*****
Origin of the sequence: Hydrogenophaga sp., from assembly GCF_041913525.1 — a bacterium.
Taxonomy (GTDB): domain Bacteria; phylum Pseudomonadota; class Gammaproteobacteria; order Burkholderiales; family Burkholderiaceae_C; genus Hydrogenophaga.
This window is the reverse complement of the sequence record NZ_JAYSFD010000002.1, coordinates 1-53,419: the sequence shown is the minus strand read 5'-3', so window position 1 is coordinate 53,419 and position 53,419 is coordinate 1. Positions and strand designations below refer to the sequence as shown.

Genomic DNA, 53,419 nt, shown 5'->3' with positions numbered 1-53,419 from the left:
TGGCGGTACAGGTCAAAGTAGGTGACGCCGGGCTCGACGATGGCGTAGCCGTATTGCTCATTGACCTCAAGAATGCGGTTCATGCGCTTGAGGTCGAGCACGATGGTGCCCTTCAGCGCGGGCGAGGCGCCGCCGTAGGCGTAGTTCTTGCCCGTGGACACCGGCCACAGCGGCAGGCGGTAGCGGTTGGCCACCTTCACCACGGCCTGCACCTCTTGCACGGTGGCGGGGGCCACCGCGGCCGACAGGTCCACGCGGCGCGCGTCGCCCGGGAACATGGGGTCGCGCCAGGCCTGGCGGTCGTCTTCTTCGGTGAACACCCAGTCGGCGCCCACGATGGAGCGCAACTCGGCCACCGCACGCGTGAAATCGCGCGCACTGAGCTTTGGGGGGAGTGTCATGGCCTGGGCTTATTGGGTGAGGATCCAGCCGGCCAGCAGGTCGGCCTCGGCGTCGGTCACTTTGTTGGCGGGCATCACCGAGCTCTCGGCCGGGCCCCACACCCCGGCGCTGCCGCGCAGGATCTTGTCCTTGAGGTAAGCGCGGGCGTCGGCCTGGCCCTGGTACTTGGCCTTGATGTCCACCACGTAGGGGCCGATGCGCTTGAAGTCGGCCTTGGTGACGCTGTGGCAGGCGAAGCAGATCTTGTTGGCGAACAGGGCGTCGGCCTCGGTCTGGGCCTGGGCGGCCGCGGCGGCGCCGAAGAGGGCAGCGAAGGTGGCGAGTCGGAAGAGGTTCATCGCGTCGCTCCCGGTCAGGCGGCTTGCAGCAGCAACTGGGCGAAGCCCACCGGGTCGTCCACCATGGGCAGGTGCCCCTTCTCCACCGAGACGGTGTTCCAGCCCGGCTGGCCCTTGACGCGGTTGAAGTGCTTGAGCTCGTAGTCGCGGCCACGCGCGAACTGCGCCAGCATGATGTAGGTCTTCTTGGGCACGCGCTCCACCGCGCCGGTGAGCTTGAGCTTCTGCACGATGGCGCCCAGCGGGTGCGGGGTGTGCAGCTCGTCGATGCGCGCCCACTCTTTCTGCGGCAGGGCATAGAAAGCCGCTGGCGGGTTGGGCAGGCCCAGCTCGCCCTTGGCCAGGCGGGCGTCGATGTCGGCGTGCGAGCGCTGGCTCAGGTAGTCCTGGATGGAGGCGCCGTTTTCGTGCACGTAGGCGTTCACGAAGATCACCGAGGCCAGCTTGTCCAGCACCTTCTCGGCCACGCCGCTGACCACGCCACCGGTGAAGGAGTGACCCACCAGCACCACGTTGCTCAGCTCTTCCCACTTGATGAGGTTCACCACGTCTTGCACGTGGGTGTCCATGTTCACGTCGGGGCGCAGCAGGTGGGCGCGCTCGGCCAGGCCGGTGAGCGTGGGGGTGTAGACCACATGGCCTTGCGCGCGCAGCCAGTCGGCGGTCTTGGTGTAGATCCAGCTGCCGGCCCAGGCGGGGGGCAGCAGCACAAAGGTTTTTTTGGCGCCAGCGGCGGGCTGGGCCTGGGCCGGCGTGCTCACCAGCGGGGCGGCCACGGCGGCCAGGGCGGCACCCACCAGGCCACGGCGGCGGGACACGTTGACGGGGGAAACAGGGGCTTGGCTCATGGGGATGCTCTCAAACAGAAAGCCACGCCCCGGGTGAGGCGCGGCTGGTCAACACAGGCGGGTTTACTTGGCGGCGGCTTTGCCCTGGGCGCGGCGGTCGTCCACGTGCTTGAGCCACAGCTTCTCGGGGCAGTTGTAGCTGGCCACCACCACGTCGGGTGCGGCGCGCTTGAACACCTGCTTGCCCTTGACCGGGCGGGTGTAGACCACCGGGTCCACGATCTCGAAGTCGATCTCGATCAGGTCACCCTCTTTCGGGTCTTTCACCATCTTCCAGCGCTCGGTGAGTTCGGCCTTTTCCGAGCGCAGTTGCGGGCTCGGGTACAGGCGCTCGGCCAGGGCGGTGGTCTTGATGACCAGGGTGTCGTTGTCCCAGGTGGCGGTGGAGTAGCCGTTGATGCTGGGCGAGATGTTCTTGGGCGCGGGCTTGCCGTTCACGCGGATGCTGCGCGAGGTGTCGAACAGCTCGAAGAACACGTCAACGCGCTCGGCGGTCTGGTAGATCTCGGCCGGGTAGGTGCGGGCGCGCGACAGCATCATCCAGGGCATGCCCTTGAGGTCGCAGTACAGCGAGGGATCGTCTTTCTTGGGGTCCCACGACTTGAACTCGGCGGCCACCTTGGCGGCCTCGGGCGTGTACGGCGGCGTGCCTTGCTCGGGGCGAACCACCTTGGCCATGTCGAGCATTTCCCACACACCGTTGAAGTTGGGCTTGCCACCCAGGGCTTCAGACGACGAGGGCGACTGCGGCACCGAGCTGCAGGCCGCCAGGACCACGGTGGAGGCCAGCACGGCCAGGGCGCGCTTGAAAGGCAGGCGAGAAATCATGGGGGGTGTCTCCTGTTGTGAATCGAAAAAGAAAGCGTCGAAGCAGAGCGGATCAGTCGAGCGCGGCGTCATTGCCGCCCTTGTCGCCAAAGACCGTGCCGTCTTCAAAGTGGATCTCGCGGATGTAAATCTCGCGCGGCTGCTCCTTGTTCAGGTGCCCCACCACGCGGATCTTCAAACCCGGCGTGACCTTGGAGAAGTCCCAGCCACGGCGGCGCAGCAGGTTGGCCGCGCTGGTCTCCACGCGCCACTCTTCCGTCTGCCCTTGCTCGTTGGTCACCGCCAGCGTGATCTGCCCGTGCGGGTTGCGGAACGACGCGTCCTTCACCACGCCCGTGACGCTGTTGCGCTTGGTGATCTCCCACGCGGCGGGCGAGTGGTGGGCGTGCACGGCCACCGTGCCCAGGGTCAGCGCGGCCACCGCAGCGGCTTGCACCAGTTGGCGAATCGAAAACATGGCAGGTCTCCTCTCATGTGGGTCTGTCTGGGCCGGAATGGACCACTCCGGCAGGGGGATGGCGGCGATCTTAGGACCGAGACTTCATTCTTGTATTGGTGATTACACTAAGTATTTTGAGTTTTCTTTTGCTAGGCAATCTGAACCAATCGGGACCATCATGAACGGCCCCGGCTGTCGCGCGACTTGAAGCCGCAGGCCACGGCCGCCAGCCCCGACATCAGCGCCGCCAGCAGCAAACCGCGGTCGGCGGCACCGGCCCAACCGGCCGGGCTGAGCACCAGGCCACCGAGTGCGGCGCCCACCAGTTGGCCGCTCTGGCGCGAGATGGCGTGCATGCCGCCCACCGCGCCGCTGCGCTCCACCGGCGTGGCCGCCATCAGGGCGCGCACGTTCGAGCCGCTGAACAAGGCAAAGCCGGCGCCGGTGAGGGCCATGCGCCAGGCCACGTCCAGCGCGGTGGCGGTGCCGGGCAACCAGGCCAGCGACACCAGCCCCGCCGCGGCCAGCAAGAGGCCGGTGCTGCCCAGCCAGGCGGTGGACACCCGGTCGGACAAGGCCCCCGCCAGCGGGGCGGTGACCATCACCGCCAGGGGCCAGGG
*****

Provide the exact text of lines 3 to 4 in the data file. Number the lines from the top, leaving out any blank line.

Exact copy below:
This window is the reverse complement of the sequence record NZ_JAYSFD010000002.1, coordinates 1-53,419: the sequence shown is the minus strand read 5'-3', so window position 1 is coordinate 53,419 and position 53,419 is coordinate 1. Positions and strand designations below refer to the sequence as shown.

Genomic DNA, 53,419 nt, shown 5'->3' with positions numbered 1-53,419 from the left: